VISIT OF LUNACY EXPERTS. The Home Secretary, it is understood, has not yet come to a decision regarding the fate of Victor Jones, now under sentence of death at Usk Prison. In addition to the petitions for a reprieve, Mr Winston Churchill has received from those engaged in the condemned man's defence a full statement of the legal points which tell in the prisoner's favour. It is stated that on Wednesday morning two lunacy experts from the Home Office visited H.M. Prison, Usk, for the purpose of making independent inquiries as to the mental condi- tion of Victor Jones. As the appeal was dis- missed last Friday the fate of the condemned man undoubtedly rests upon the report of.-the experts, and the result is expected to be known almost immediately. Very little is known in the town about Jones s behaviour during his confinement. He has been regularly visited by his male friends from Monmouth, and it is reported that three female friends saw him yesterday afternoon.
SOUTH GLAMORGAN. Wtare Should the Votes be Counted P At a meeting of Bridgend Council on Tues- day, Mr W. Edwards presiding, a letter was read from the Clerk to the Glamorgan County Council asking the District Council's opinion upon the proposal to make Barry the place for the counting of votes in Parliamentary elec- tions in South Glamorgan. It was decided to reply that Bridgend would be the more suit- able place. It was stated that the report of the county medical officer upon the sanitation of Bridgend was very satisfactory,and showed that the town was freer from typhoid than it had been for many years.
THE TORTURE OF FEAR. That haunting torture 11 Fear which dogs the lives of many men and women is not always inborn, as is mistakenly supposed, but in nearly all such cases arises from an im- poverished vitality. With the decrease of the vital forces, nervous control is relaxed, and the victim is seized with those wild unreason- ing paroxysms of panic which attack in soli- tude or the dead of night. One such sufferer, Mrs Harris, describes how these fears" vanish after the administration of Phosferine, which recreates the nerve forces and enables the nerves to resume control of the system. In effect, says Mrs Harris :—" The slightest noise terrified me, making my heart beat violently. In the night I would awaken suddenly, with attacks of unreasonable terror and violent trembling, and extremely nervous. I took Phosferine, and felt better from the first, my syiirits improved, and after one bottle the cure was marvellous." Oakleigh," 9, Cedar-road, Teddingtoh.
The late Sir W. Q. Orchardson once painted an Academy picture in three days.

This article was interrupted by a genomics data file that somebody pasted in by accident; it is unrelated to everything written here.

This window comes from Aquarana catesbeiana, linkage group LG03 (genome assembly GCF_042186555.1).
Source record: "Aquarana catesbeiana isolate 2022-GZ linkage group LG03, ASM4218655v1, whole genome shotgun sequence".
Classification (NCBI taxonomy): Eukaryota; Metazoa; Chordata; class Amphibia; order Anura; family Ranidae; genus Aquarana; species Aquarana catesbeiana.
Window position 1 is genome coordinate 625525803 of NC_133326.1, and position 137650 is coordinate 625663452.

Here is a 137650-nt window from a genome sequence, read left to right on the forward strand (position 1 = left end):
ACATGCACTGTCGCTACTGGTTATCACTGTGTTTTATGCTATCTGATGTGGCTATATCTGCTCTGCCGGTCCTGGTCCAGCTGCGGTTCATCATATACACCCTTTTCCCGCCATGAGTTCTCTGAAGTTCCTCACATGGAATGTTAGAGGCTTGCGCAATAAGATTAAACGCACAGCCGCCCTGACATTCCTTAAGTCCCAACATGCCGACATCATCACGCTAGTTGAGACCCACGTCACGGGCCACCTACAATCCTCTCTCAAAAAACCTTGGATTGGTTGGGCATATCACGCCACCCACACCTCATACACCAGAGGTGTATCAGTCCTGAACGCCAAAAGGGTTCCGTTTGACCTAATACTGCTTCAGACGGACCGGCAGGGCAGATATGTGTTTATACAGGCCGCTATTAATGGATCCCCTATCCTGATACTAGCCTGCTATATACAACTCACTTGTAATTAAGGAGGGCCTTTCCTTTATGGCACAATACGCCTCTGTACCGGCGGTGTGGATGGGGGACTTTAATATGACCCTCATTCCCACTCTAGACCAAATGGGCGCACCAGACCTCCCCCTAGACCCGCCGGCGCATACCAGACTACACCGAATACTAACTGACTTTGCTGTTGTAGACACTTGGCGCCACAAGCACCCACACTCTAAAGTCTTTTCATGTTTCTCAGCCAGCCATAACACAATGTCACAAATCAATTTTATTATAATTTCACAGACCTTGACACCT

Squire of Llandinam. Marriage of Mr David Davies, M P. HIS NORTH COUNTRY BRIDE. PRETTY CEREMONY IN DURHAM. Seldom has the historic village of Lanchester worn such a festive garb as it did on Wednesday, on the occasion of the marriage, at All Saints Church, of Mr David Davies, member for Montgomeryshire, and Miss Amy Penman, fourth daughter of Alderman L. T. and Mrs Penman, of Broadwood Park, and Gateshead. The bride's parents are well known in the North, her father having for many years past taken an active part in the civic and local life of Gateshead, and has more than once filled the office ot Mayor of that borough. A large and fashionable company assembled in the ancient edifice, its internal beauty being enhanced by the floral decorations. The Dresses. The bride, who was given away by her fat-her, was attired in a charming costume of ivory satin, trimmed with pearls. She wore a Brussels net veil and a wreath of orange blossoms. She had on a pearl necklace and carried a bouquet of white roses, both the gifts of the bridegroom. The bridesmaids were the Misses Jane, Elsie, and Hilda Penman, sisters of the bride, Miss Davies and Miss Daisy Davies, sisters of the bridegroom, and Miss Gibson, of Newcastle-on-Tyne. They looked handsome in cream silk crepoline dresses, with cream crinoline hats, trimmed with pink roses. The bridesmaids also wore brooches, in the shape of a leek (emblems of the Princi- pality), and carried sheaves of pink roses, presents from the bridegroom. Dr. Welch, of Edinburgh, acted as best man. The bride's mother was attired in a black lace dress, with feather boa, her hat being adorned with violets and lily of the valley. Mrs Davies, the bridegroom's mother, was also present. The Ceremony. The officiating clergy were the Revs. R. R. Penning, vicar, and A. E. Spencer, curate, of Lanchester, and L. J. Wilkinson, vicar of Satley, in whose parish the bride's parents reside. The ceremony was fully choral, the choir chanting Psalm 67 and also singing the hymns, Father, let me dedicate and 0 perfect Love." Mr W. T. Ellis, Mus.Bac., sub-organist of Durham Cathedral, played the "Bridal March" from "Lohengrin as the wedding paity entered the church, and at the conclusion the strains of Mendelssohn's Wedding March pealed from the organ. The church was filled to the fullest extent, and despite showery weather a vast concourse as- sembled outside to obtain a glimpse of the bridal party The Departure. Afterwards a reception, attended by over 60 guests, took place at Broadwood, and later in the day Mr and Mrs Davies left, amidst heartiest congratulations, to spend the honey- moon in the South of France. The bride s travelling costume was composed of pale blue face cloth, with blue tangle straw hat trimmed with roses. Merry peals were rung on the church bells, and Union Jacks were displayed in the village. Amongst the guests from Wales were Mr and Mrs Edward Jones, Mrs Lloyd Jones, Mr and Mrs Owen, Rev. Richard Jones, Mr and Mrs Roy Fraser, and Dr. Reece.